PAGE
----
SF woman settles lawsuit for 2014 arrest after police deny her a translator


The Chronicle's BOB EGELKO: "Advocates for victims of domestic violence and police translation services announced a $50,000 settlement Thursday for a San Francisco woman who said she was sexually assaulted by her ex-partner, and was then arrested by officers who wouldn’t provide her an interpreter."


"I had to stand up” and “demand that language access is a right for all of us,” Dora Mejia, 40, said through a Spanish-speaking interpreter at a rally celebrating the resolution of her case. “Liberty does not have a price."


"In her lawsuit against the city and its Police Department, Mejia said her ex-partner attacked her in her Mission District apartment in May 2014, and he then called police to falsely accuse her of attacking him. When officers arrived, the ex-partner had left."


North Korea asks for direct nuclear talks, and Trump agrees


NYT's MARK LANDLER: "North Korea’s leader, Kim Jong-un, has invited President Trump to meet for negotiations over its nuclear program, an audacious diplomatic overture that would bring together two strong-willed, idiosyncratic leaders who have traded threats of war."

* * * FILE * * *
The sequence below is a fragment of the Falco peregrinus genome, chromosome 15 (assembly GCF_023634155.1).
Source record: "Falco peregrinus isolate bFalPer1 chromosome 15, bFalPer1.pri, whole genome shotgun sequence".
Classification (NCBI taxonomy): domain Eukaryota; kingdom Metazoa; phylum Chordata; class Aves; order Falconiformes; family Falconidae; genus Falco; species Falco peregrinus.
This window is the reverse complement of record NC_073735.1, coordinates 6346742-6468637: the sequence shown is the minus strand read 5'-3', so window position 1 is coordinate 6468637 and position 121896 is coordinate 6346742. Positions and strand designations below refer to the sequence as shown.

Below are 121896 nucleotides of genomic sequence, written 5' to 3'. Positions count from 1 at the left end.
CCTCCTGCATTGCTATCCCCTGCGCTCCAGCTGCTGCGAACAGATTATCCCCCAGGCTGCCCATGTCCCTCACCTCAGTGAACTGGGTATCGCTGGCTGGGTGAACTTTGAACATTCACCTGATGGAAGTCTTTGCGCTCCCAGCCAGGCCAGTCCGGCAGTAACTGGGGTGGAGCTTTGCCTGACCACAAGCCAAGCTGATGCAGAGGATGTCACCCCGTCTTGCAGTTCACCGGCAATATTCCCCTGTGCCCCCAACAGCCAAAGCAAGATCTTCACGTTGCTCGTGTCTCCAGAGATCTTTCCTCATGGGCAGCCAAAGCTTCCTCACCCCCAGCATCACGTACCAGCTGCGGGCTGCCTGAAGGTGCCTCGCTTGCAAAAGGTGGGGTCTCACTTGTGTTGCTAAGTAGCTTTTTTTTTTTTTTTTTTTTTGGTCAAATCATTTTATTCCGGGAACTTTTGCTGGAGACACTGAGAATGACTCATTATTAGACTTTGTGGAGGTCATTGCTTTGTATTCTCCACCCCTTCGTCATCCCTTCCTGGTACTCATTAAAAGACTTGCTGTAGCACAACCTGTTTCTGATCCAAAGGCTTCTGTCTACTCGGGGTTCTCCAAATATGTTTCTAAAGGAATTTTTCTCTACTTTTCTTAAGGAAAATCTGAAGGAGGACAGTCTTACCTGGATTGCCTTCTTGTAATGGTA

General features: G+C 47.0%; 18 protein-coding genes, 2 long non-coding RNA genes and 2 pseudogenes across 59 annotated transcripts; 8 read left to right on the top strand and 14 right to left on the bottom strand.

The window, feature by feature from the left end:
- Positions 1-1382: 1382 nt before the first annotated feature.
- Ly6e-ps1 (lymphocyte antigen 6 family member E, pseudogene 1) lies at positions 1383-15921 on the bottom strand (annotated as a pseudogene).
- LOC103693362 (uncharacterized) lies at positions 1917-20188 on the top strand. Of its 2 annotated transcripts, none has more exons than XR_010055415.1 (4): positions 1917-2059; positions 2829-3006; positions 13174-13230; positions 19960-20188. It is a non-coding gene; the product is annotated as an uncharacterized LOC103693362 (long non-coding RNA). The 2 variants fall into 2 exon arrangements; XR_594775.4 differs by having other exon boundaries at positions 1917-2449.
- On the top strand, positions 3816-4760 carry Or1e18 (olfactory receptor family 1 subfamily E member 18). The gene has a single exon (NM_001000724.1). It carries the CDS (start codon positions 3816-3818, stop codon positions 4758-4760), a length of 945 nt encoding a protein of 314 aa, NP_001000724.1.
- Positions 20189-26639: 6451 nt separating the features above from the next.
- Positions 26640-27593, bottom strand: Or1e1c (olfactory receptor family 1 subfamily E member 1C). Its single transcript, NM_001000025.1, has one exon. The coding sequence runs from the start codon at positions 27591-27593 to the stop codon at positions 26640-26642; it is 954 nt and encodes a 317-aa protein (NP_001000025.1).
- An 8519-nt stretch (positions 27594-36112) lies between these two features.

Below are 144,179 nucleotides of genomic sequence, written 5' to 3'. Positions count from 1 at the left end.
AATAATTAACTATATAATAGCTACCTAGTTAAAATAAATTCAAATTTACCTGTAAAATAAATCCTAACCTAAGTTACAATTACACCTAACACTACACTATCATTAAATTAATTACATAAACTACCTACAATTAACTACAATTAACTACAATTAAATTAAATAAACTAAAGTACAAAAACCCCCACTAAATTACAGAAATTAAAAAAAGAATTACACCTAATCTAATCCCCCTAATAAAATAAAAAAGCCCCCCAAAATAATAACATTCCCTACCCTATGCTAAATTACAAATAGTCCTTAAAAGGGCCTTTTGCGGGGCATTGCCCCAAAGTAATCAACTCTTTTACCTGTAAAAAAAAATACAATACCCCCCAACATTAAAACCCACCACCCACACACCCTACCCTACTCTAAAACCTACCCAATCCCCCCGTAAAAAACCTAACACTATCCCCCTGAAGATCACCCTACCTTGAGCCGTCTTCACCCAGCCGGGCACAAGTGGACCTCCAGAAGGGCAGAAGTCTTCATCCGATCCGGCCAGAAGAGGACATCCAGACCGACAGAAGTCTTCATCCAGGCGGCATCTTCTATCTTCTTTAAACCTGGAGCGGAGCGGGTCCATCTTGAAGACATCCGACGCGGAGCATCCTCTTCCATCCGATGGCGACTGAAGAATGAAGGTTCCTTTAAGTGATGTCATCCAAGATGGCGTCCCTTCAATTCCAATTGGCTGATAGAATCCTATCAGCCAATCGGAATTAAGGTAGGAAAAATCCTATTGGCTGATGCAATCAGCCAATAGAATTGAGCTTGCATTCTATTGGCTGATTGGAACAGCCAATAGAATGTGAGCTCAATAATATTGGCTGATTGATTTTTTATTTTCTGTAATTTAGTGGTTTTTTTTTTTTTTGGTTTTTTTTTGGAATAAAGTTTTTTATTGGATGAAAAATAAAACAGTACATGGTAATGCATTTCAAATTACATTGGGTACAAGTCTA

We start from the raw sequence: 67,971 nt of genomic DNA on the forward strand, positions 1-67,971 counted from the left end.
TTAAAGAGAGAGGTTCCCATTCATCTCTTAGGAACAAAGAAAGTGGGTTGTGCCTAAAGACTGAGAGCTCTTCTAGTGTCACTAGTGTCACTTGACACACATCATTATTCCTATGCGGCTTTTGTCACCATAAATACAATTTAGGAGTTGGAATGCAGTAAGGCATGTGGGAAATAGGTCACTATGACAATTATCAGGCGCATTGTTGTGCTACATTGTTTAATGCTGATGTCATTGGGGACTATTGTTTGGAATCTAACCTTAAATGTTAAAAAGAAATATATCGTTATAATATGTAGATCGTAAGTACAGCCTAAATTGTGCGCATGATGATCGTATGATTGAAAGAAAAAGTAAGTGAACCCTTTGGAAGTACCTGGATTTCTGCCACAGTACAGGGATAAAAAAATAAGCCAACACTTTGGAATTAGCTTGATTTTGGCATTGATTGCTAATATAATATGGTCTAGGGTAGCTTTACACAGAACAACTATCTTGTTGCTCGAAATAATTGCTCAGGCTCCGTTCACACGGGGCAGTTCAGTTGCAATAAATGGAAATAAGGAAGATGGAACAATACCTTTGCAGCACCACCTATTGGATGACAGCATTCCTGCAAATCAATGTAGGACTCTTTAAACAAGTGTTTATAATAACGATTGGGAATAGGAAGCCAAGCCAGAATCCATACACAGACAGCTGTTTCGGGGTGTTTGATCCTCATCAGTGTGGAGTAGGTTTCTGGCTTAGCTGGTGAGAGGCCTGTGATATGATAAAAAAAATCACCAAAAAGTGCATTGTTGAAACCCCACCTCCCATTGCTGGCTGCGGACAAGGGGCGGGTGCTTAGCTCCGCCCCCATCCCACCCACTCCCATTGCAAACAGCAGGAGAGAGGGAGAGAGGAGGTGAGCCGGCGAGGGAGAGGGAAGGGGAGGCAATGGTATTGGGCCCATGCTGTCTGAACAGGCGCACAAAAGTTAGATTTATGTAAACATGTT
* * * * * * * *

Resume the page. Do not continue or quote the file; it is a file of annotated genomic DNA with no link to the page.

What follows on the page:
"The White House said that Mr. Trump had accepted the invitation, and Chung Eui-yong, a South Korean official who conveyed it, told reporters that the president would meet with Mr. Kim within two months."


"He expressed his eagerness to meet President Trump as soon as possible,” Mr. Chung said at the White House on Thursday evening after meeting the president. Mr. Trump, he said, agreed to “meet Kim Jong-un by May to achieve permanent denuclearization."


READ MORE related to POTUS45/KremlinGate: Lawmaker seeks to question businessman in Mueller probe -- AP's MARY CLARE JALONICK/ERIC TUCKERHow Russian trolls crept into the Trump campaign's Facebook messages -- NYT's KENNETH P. VOGEL; Woman named in Stormy Daniels' 'hush agreement' is another porn star accusing Trump of sexual assault -- NY Daily News's CHRIS SOMMERFELDT; Manafort pleads not guilty, faces protester with Russian flag -- NBC News's TRACY CONNOR/PETE WILLIAMS; An operative with Trump ties was once indicted on an obscenity charge -- The Atlantic's NATASHA BERTRAND


How we identified burned villages in the Democratic Republic of Congo


NYT's CHRISTOPH KOETTL: "In mid-February a source in the human rights community told me that villages in a remote region of the Democratic Republic of Congo were being burned amid a renewal of communal fighting. People fleeing the violence told aid workers of arson attacks."


"The clashes between the Hema and Lendu communities — on the eastern side of the Ituri province, bordering Uganda — started in December and escalated in early February."


"Historically, these distant conflicts have been difficult to analyze. But new technologies allow us to investigate them in close to real time."


READ MORE related to World: Russia's greatest problem in Syria: Its ally, President Assad -- NYT's NEIL MACFARQUHAR; Renewed violence as Red Cross delivers aid to Syria's Ghouta -- AP's ZEINA KARAM